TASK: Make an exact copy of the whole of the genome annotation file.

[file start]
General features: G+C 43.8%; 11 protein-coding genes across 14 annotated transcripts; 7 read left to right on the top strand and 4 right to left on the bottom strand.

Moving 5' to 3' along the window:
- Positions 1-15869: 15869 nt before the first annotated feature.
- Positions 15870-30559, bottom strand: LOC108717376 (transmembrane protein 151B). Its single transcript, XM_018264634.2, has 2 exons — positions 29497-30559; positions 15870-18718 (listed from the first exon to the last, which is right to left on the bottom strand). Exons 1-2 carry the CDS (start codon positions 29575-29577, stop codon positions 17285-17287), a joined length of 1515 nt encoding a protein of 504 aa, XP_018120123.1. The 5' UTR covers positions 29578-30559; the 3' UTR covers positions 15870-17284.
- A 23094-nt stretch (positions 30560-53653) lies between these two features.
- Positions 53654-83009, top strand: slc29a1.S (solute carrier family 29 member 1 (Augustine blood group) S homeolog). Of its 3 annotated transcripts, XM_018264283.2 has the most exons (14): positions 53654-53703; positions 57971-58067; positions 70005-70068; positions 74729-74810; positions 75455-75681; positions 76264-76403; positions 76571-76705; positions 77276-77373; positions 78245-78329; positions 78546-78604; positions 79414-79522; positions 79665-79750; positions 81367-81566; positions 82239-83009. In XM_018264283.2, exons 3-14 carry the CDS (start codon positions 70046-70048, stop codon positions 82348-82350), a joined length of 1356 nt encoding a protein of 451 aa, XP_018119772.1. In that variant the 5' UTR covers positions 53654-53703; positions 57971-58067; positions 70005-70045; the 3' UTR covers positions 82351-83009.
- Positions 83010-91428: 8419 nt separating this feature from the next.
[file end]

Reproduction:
General features: G+C 43.8%; 11 protein-coding genes across 14 annotated transcripts; 7 read left to right on the top strand and 4 right to left on the bottom strand.

Moving 5' to 3' along the window:
- Positions 1-15869: 15869 nt before the first annotated feature.
- Positions 15870-30559, bottom strand: LOC108717376 (transmembrane protein 151B). Its single transcript, XM_018264634.2, has 2 exons — positions 29497-30559; positions 15870-18718 (listed from the first exon to the last, which is right to left on the bottom strand). Exons 1-2 carry the CDS (start codon positions 29575-29577, stop codon positions 17285-17287), a joined length of 1515 nt encoding a protein of 504 aa, XP_018120123.1. The 5' UTR covers positions 29578-30559; the 3' UTR covers positions 15870-17284.
- A 23094-nt stretch (positions 30560-53653) lies between these two features.
- Positions 53654-83009, top strand: slc29a1.S (solute carrier family 29 member 1 (Augustine blood group) S homeolog). Of its 3 annotated transcripts, XM_018264283.2 has the most exons (14): positions 53654-53703; positions 57971-58067; positions 70005-70068; positions 74729-74810; positions 75455-75681; positions 76264-76403; positions 76571-76705; positions 77276-77373; positions 78245-78329; positions 78546-78604; positions 79414-79522; positions 79665-79750; positions 81367-81566; positions 82239-83009. In XM_018264283.2, exons 3-14 carry the CDS (start codon positions 70046-70048, stop codon positions 82348-82350), a joined length of 1356 nt encoding a protein of 451 aa, XP_018119772.1. In that variant the 5' UTR covers positions 53654-53703; positions 57971-58067; positions 70005-70045; the 3' UTR covers positions 82351-83009.
- Positions 83010-91428: 8419 nt separating this feature from the next.